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Would you support social engineering aimed at reforming Islam?

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posted on Jan, 17 2016 @ 12:38 PM
I was thinking, would it be OK if Islam underwent a reformation to make it more moderate? What if it was more social engineering and outside forces that did that?

Muslims world wide practice a religion in varying forms that has not underwent a significant reformation before its mass spread like Judaism and Christianity did. There are aspects of the old testament for both faiths that call for similar barbarisms like death for speaking against god, adultery, ect. Whipping, striking, what ever. The thing is modern day Christians and Jews dont practice these tenets of their faith. There are always minorities but a Jewish guy in NYC isnt going to stone his wife and a Christian in Paris isnt going to whip his children over sins.

Western religions underwent several reforms over the centuries. Very important updates that kept things in perspective. There is no such significant reformation for Islam. Moderates are so by their own choice like modern Christians or Jews, but there are underlying grey areas in Islam as far as how things can play out in following the "rules".

A modern Muslim, maybe not in the west, can maybe say that someone who says something negative about Islam or the prophet should not be killed for it. They will also say that a strong detractor of Islam /an enemy of Islam and the prophet should be killed. There can always be an underlying justification for the extremes.

That is why IMO, when non Moderate Muslims are speaking about radicals to westerners or people in media the subject always turns to the narrative not being to the liking of the person being asked to denounce ISIS or radical Islam or simply to speak to it. There is never an outright answer saying that these sort of groups are unjustified in their interpretation of Islam. The repeated theme of saying that they are being demonized by even having that question be made to define them comes up often.

But there isnt a clear cut reformation saying that these barbaric practices of religion are no longer collectively supported and as such an unenforceable ethos. Not in Islam.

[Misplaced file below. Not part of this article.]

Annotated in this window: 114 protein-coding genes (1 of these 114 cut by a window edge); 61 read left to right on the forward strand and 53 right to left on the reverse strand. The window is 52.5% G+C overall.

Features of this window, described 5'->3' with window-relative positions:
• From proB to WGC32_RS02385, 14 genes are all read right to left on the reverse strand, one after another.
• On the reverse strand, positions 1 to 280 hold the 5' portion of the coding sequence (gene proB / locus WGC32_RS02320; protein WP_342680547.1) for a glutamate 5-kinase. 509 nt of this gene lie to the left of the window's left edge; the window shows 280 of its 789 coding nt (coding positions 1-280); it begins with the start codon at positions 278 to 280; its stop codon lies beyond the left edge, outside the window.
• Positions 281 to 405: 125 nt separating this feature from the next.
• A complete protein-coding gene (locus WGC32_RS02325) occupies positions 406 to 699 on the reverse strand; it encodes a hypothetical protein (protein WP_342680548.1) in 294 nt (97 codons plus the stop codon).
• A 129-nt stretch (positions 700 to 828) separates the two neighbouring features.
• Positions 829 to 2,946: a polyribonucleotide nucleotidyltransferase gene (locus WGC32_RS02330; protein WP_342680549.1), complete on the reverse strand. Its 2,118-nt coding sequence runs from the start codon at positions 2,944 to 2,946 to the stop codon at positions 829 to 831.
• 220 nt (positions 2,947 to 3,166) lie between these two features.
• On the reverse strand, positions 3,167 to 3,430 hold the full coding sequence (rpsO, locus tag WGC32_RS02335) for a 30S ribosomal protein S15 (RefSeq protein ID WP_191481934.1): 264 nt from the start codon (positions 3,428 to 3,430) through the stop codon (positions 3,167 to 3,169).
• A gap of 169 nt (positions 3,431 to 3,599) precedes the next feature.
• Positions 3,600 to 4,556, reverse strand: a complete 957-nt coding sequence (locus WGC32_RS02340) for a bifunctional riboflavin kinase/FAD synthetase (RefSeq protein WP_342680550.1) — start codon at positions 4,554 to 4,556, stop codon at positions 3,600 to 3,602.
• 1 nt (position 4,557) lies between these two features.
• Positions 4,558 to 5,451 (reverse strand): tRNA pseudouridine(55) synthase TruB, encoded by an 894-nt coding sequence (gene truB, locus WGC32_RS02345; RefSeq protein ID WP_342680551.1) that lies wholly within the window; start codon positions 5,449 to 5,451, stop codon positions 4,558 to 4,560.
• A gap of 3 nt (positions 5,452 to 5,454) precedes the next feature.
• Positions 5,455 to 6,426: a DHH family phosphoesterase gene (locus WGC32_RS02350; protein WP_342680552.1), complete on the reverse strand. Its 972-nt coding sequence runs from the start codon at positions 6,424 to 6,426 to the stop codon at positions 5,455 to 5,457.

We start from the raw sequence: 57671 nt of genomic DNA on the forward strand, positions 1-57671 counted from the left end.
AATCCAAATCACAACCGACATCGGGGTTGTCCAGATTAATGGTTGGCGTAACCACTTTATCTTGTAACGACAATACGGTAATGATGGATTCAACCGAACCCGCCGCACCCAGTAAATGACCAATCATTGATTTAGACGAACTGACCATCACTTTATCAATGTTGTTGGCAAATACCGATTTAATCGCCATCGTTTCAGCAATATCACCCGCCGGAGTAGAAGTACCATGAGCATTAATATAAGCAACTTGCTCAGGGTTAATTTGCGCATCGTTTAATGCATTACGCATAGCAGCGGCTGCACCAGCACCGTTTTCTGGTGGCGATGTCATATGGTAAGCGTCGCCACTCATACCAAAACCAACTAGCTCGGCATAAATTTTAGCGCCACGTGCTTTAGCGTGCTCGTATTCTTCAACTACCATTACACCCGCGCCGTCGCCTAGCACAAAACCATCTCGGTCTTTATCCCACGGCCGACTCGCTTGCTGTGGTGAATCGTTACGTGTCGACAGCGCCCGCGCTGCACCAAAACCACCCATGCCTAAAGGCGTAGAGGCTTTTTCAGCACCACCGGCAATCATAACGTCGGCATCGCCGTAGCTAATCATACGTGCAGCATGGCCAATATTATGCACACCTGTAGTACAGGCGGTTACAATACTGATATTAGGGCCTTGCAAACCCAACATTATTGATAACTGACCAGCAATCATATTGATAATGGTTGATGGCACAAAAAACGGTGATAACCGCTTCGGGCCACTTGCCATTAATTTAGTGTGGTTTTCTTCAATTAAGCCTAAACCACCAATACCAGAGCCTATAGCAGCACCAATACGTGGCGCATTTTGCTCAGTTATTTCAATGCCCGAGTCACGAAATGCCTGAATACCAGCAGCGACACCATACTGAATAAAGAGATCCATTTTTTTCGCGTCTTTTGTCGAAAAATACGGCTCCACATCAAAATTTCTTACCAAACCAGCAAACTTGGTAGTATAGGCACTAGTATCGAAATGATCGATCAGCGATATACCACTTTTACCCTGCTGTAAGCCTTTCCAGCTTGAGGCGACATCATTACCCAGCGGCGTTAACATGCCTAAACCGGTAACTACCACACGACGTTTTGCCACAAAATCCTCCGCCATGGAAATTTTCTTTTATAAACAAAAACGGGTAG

So. What if a group got together, much how we speculate happens now anyways, and uses their power to force a reformation onto Islam? What would you think, good or bad?

If instead of ISIS and Al Qaeda type groups forming by the various players making and using pieces on a chess board, if the effort was geared to making Islam a modern religion.....? Would you think thats better?

What if only Muslims entering Europe and the west were made to undergo a reformation into a created moderate Islam modeled after modern moderate Muslims....?


edit on 1 17 2016 by tadaman because: (no reason given)

posted on Jan, 17 2016 @ 12:40 PM
a reply to: tadaman

Islam is in the process of reforming itself. No-one but the ummah, the community of Muslims, has any say in how it will turn out. Attempting to guide it from outside has proven to be counter-productive.

posted on Jan, 17 2016 @ 12:47 PM
a reply to: tadaman

It seems to me that all our attempts to reform countries/cultures in the past have led to the troubles we face today.

They will change over time on their own you can't force it or else it will come back to bite. We have our own issues to deal with. We live in a house of glass it is best not to cast stones.

posted on Jan, 17 2016 @ 12:51 PM
a reply to: tadaman

The general difference between Islam and other religions is that Islam rejects secular law as irrelevant or even blasphemous compared to the laws of God. The laws of God are subject to interpretation, and are essentially as indistinct as God itself is. The laws of man can be reformed and augmented according the the dictates of men, while the laws of God, cannot.

Islam will not reform until it can allow itself to be superseded by the laws of men.

posted on Jan, 17 2016 @ 12:52 PM
a reply to: DJW001

Attempting to guide it from outside has proven to be counter-productive.

Holy Wars result. Even within any organized religion, beliefs run deep. Theres no way they are changing, decreased membership and loss of revenue result.

Who can stand their religion dying out?

posted on Jan, 17 2016 @ 01:01 PM
I think I have come to the conclusion that the majority of the Muslims that are doing things like blowing up markets, attacking Paris and waging their wars are just doing these things without much thought as too religion.

I think the fact that they are Muslim is because that is the main religion of that area. They may be doing these things out of hatred for the west, hatred of our values and way of life, revenge for the US meddling in their affairs, many reasons, but because the Koran tells them too probably isn't the reason.